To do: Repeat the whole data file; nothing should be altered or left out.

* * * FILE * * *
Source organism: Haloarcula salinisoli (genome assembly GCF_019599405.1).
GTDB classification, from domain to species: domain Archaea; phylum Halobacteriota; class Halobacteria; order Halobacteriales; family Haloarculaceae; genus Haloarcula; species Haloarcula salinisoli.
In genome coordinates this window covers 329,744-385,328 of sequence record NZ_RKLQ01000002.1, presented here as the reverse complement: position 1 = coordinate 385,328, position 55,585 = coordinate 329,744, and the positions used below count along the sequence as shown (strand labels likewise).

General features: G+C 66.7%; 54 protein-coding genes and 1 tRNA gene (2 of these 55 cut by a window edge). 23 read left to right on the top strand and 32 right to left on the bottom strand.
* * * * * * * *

Source organism: Haloarcula salinisoli (genome assembly GCF_019599405.1).
GTDB classification, from domain to species: domain Archaea; phylum Halobacteriota; class Halobacteria; order Halobacteriales; family Haloarculaceae; genus Haloarcula; species Haloarcula salinisoli.
In genome coordinates this window covers 329,744-385,328 of sequence record NZ_RKLQ01000002.1, presented here as the reverse complement: position 1 = coordinate 385,328, position 55,585 = coordinate 329,744, and the positions used below count along the sequence as shown (strand labels likewise).

General features: G+C 66.7%; 54 protein-coding genes and 1 tRNA gene (2 of these 55 cut by a window edge). 23 read left to right on the top strand and 32 right to left on the bottom strand.